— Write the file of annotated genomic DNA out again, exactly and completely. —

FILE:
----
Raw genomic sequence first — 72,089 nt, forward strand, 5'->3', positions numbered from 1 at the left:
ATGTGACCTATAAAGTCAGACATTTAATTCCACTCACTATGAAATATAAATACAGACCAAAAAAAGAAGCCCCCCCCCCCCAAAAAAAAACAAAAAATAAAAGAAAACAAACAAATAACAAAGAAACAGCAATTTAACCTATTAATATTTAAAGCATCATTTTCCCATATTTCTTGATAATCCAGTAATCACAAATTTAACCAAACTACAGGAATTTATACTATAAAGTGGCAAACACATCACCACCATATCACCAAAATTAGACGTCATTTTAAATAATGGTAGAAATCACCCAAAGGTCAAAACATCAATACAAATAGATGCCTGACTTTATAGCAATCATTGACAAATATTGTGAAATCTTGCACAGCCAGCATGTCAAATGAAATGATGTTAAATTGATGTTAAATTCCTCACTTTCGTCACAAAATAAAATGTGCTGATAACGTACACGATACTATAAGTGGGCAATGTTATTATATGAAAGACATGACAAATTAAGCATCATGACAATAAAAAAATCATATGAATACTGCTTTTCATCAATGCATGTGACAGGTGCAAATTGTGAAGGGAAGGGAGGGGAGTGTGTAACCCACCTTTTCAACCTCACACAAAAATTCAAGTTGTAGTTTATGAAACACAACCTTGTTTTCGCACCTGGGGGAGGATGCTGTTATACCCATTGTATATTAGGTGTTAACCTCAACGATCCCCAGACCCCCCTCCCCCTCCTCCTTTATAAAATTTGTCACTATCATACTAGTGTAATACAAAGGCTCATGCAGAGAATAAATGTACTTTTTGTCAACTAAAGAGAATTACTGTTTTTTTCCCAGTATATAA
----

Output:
Raw genomic sequence first — 72,089 nt, forward strand, 5'->3', positions numbered from 1 at the left:
ATGTGACCTATAAAGTCAGACATTTAATTCCACTCACTATGAAATATAAATACAGACCAAAAAAAGAAGCCCCCCCCCCCCAAAAAAAAACAAAAAATAAAAGAAAACAAACAAATAACAAAGAAACAGCAATTTAACCTATTAATATTTAAAGCATCATTTTCCCATATTTCTTGATAATCCAGTAATCACAAATTTAACCAAACTACAGGAATTTATACTATAAAGTGGCAAACACATCACCACCATATCACCAAAATTAGACGTCATTTTAAATAATGGTAGAAATCACCCAAAGGTCAAAACATCAATACAAATAGATGCCTGACTTTATAGCAATCATTGACAAATATTGTGAAATCTTGCACAGCCAGCATGTCAAATGAAATGATGTTAAATTGATGTTAAATTCCTCACTTTCGTCACAAAATAAAATGTGCTGATAACGTACACGATACTATAAGTGGGCAATGTTATTATATGAAAGACATGACAAATTAAGCATCATGACAATAAAAAAATCATATGAATACTGCTTTTCATCAATGCATGTGACAGGTGCAAATTGTGAAGGGAAGGGAGGGGAGTGTGTAACCCACCTTTTCAACCTCACACAAAAATTCAAGTTGTAGTTTATGAAACACAACCTTGTTTTCGCACCTGGGGGAGGATGCTGTTATACCCATTGTATATTAGGTGTTAACCTCAACGATCCCCAGACCCCCCTCCCCCTCCTCCTTTATAAAATTTGTCACTATCATACTAGTGTAATACAAAGGCTCATGCAGAGAATAAATGTACTTTTTGTCAACTAAAGAGAATTACTGTTTTTTTCCCAGTATATAA